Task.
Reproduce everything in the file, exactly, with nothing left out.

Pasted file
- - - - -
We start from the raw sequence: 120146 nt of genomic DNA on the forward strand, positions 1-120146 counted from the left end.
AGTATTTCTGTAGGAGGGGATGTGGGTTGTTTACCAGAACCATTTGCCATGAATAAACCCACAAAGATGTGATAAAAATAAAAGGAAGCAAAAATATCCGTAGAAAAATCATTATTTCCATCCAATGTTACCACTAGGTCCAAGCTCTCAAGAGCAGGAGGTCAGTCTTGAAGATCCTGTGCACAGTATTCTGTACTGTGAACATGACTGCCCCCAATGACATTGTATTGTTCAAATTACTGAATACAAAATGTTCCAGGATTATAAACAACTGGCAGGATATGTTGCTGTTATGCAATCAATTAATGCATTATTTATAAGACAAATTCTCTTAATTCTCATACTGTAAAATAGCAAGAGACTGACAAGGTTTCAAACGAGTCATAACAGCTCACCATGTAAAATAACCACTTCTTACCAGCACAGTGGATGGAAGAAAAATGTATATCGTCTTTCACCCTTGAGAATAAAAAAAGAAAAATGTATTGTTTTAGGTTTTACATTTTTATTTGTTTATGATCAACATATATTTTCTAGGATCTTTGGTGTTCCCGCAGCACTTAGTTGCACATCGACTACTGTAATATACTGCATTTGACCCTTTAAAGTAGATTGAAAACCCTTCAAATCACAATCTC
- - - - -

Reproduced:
We start from the raw sequence: 120146 nt of genomic DNA on the forward strand, positions 1-120146 counted from the left end.
AGTATTTCTGTAGGAGGGGATGTGGGTTGTTTACCAGAACCATTTGCCATGAATAAACCCACAAAGATGTGATAAAAATAAAAGGAAGCAAAAATATCCGTAGAAAAATCATTATTTCCATCCAATGTTACCACTAGGTCCAAGCTCTCAAGAGCAGGAGGTCAGTCTTGAAGATCCTGTGCACAGTATTCTGTACTGTGAACATGACTGCCCCCAATGACATTGTATTGTTCAAATTACTGAATACAAAATGTTCCAGGATTATAAACAACTGGCAGGATATGTTGCTGTTATGCAATCAATTAATGCATTATTTATAAGACAAATTCTCTTAATTCTCATACTGTAAAATAGCAAGAGACTGACAAGGTTTCAAACGAGTCATAACAGCTCACCATGTAAAATAACCACTTCTTACCAGCACAGTGGATGGAAGAAAAATGTATATCGTCTTTCACCCTTGAGAATAAAAAAAGAAAAATGTATTGTTTTAGGTTTTACATTTTTATTTGTTTATGATCAACATATATTTTCTAGGATCTTTGGTGTTCCCGCAGCACTTAGTTGCACATCGACTACTGTAATATACTGCATTTGACCCTTTAAAGTAGATTGAAAACCCTTCAAATCACAATCTC